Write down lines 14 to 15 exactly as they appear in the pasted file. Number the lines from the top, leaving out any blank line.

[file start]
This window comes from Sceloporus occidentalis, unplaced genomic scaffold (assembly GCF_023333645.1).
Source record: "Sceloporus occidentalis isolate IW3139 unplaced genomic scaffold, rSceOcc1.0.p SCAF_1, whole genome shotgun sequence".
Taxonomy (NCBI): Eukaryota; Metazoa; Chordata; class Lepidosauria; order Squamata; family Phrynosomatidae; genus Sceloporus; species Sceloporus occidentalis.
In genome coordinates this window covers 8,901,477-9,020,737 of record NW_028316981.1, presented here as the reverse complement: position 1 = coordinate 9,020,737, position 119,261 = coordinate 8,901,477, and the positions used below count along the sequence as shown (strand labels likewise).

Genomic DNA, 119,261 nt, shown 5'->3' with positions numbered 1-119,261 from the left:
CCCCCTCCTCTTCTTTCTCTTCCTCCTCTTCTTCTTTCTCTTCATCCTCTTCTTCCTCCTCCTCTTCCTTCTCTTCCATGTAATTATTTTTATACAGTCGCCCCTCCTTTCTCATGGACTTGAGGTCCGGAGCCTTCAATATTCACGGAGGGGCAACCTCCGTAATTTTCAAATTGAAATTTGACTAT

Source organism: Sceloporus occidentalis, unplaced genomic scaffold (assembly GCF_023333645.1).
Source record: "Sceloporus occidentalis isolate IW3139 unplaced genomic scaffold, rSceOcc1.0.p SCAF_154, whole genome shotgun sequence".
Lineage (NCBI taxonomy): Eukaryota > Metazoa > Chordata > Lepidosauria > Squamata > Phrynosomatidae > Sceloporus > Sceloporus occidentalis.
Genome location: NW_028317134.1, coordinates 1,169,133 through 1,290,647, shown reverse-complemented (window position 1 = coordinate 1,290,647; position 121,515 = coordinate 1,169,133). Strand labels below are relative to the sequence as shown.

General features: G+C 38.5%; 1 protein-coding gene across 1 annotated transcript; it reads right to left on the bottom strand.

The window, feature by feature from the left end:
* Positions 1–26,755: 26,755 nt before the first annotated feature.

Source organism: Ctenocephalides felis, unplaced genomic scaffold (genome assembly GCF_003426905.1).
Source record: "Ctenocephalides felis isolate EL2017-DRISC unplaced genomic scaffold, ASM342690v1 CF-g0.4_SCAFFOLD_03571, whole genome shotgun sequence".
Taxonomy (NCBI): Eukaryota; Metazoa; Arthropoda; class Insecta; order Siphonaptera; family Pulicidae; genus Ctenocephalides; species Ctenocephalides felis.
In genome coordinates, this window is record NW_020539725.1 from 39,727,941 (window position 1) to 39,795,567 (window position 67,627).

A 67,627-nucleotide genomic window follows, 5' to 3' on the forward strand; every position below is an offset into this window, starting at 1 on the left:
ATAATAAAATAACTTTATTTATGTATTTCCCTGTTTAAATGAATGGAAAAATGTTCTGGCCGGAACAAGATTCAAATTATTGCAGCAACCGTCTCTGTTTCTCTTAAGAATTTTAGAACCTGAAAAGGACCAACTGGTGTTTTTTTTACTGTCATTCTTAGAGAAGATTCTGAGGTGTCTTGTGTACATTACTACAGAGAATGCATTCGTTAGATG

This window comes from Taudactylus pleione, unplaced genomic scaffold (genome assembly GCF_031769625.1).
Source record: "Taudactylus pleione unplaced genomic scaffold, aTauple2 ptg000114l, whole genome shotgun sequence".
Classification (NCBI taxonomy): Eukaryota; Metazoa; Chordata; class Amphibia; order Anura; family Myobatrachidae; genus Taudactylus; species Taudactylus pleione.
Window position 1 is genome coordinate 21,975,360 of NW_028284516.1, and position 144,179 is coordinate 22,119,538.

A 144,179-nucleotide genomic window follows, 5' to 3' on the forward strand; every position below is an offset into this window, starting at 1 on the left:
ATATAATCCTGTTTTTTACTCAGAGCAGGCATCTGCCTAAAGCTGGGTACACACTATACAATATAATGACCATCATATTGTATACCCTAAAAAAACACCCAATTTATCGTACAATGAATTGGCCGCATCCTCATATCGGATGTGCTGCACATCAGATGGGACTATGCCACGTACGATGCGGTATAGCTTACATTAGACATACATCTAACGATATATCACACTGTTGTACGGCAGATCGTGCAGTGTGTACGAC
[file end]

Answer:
Source organism: Ctenocephalides felis, unplaced genomic scaffold (genome assembly GCF_003426905.1).
Source record: "Ctenocephalides felis isolate EL2017-DRISC unplaced genomic scaffold, ASM342690v1 CF-g0.4_SCAFFOLD_03571, whole genome shotgun sequence".